ammonium oxalate


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ammonium oxalate

[ə′mōn·yəm ′äk·sə‚lāt]
(organic chemistry)
(NH4)2C2O4·H2O A salt in the form of colorless, rhombic crystals.
References in periodicals archive ?
Moreover, in this case, ammonium oxalate treatment could solubilize part of the cellulose polymers closely connected to the pectin.
High percentage of growth reduction were obtained with calcium chelate, iron sulfate, ammonium oxalate, and EDTA disodium which have low pH values, but no complete reduction was observed for salts have a higher pH like sodium silicate.
Batch experiments that examined the mobilisation of As showed that 0.5M and 1 M HCl and a mixture containing ammonium oxalate, oxalic acid, and ascorbic acid were most effective in extracting AS, while Mg[Cl.sub.2] (an extractant for ion-exchangeable AS) extracted only 0.1% of the total As loading in the soft.
Table 2 also shows that the ammonium oxalate solution extracted greater amounts of Fe relative to 1 M HCl solution; whereas the reverse was true for Al.
The ratio of ammonium oxalate extractable P to (Al + Fe), referred to as the "degree of P saturation" (DP[S.sub.ox]), was expressed as:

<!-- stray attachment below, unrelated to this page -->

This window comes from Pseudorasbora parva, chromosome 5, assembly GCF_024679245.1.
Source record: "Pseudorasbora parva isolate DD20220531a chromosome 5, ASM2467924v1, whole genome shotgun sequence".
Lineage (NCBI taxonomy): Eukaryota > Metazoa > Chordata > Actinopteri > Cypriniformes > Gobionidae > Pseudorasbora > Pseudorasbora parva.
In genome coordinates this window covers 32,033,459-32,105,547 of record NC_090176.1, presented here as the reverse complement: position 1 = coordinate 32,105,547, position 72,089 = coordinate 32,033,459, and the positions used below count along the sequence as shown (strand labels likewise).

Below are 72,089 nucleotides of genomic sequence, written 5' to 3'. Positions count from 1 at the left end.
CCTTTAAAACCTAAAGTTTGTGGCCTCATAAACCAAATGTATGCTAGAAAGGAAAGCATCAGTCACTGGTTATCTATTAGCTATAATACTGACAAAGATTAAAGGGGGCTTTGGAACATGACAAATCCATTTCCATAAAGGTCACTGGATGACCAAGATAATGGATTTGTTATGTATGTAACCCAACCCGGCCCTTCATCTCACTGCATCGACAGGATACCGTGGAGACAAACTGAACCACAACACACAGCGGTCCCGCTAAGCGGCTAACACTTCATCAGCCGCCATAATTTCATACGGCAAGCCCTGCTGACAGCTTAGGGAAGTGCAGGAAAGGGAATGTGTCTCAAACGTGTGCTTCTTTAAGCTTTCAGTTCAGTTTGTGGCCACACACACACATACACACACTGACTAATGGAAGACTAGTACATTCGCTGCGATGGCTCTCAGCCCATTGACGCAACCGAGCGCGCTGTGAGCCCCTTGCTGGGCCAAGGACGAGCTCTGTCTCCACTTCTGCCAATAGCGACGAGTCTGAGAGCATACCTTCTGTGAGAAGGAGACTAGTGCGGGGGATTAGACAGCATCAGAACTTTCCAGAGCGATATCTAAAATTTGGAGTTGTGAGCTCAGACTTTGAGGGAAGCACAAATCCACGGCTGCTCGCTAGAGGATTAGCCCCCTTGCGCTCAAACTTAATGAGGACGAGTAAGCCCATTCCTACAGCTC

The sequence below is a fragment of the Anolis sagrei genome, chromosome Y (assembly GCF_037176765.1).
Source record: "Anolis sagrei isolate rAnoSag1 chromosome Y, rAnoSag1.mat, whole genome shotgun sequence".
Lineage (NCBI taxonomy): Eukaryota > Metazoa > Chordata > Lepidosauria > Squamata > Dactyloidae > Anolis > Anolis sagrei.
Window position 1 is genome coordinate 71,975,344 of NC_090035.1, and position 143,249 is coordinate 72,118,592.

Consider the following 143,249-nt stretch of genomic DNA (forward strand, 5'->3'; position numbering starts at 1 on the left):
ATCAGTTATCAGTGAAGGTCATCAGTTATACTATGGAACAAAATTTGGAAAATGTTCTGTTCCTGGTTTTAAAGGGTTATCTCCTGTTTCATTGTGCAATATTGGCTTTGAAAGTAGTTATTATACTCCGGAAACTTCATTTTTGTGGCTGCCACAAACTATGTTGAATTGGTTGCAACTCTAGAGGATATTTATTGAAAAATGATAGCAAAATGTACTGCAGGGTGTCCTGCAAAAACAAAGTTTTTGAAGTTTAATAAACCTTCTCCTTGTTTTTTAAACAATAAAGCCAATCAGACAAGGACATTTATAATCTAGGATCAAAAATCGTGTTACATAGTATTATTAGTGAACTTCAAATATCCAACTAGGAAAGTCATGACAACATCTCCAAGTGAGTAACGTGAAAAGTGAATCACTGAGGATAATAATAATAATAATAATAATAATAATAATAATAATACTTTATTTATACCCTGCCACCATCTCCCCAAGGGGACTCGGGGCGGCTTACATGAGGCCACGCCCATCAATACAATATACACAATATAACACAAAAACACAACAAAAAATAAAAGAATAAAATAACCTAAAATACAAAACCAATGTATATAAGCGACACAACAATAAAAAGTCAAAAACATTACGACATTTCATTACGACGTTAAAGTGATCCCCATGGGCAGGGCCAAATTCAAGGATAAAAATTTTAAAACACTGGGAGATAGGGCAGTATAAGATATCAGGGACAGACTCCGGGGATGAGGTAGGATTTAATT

Iron and aluminium soluble in ammonium oxalate were determined by a method similar to that of Schwertmann (1964).
(1991), now widely used in Western Australia; the pH of the soil measured in sodium fluoride as recently recommended by Gilkes and Hughes (1994); and the amount of Al and Fe extracted from the soil by ammonium oxalate (Schwertmann 1964).
For many soils from the south-west of Australia, P sorption capacity of topsoils is closely related to clay content, dithionite-citrate-bicarbonate (DCB) extractable Fe and Al, ammonium oxalate extractable Fe and Al, sodium pyrophosphate extractable Al, and pH(NaF).